What We’re Saying: Yeah, Ya’ Right, Mayor Cantrell!

We Have TOO LITTLE to LOSE! Plans to build a hotel in the footprint of the Ernest N. Morial Convention Center Development District received a pretty tough blow in recent days with a clear and resounding voice of dissent from Mayor LaToya Cantrell. It’s not the she doesn’t think the...

What We’re Saying: It Don’t Mean A Thing

So, at its Thursday (Aug. 9) meeting, the City Council approved a motion directing the city planning commission to incorporate recommendations and initiatives contained in the Smart Housing Mix Ordinance Study into comprehensive zoning ordinance amendments that would establish a mandatory inclusionary zoning overlay district, create a new mandatory inclusionary base zoning district, and create...

What We’re Saying: Three Facts the New Orleans City Council Must Consider as it Revisits the Short-Term Rental Ordinance

There is a reason visitors choose short-term rentals. Short-term rental attend functions at the Ernest N. Morial Convention Center. They go to the French Quarter and downtown. They come to New Orleans for business, pleasure and conventions. They patronize bars, restaurants and attractions across the city. Yet, they choose to...

WHAT WE’RE SAYING: EVERY NOW AND THEN, THEY GET IT RIGHT!

Every now and then, our state leaders get something right! That now and then most recently occurred on May 18 when the Louisiana Legislature did not grant Harrah’s a 30-year contract extension to operate the state’s only land-based private casino with table games.  With only six-years left on its current deal,...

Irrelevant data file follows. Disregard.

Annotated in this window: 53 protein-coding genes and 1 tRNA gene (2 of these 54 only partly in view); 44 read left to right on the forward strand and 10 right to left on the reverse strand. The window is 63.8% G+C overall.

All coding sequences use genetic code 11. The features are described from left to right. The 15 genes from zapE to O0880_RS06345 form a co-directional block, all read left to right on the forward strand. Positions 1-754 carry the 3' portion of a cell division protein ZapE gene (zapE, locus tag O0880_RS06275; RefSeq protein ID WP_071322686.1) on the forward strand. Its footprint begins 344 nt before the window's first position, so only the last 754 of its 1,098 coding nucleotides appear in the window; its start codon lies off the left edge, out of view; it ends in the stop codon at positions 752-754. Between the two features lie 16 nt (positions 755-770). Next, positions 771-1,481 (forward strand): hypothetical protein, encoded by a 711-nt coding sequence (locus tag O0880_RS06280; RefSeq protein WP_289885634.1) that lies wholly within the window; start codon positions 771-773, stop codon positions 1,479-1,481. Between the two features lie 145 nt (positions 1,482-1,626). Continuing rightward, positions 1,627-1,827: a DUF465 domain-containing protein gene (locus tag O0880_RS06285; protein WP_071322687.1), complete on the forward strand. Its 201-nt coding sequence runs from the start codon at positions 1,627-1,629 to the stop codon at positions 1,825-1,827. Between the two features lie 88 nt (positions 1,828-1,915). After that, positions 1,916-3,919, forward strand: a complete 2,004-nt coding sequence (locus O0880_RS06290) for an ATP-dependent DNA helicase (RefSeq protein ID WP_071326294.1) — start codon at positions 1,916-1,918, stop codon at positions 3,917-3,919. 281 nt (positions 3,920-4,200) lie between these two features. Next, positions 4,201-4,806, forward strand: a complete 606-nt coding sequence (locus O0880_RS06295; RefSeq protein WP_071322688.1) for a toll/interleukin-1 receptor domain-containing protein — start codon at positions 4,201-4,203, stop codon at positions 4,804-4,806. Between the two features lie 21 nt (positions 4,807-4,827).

WHAT WE’RE SAYING: Senate Committee Tanks Bill To Spare Students with Outstanding Lunch School Lunch Bills Embarrassment

Last week, the state Senate Education Committee voted 4-2 to reject a bill that would have prevented schools from punishing and embarrassing students with outstanding lunch debts. The bill would have prohibited the public identification of such students and relieved them of extra chores or exclusion from any school privileges for unpaid...

What We’re Saying: It’s time for Louisiana to Get Rid of Non-Unanimous Verdicts

One of only two states in the nation that actually allows juries to render verdicts in felony criminal trials without all 12 jurors agreeing, Louisiana is long overdue in changing its jury system. First, the system is steeped in racism—a remnant of Jim Crow, the post-emancipation de facto and de...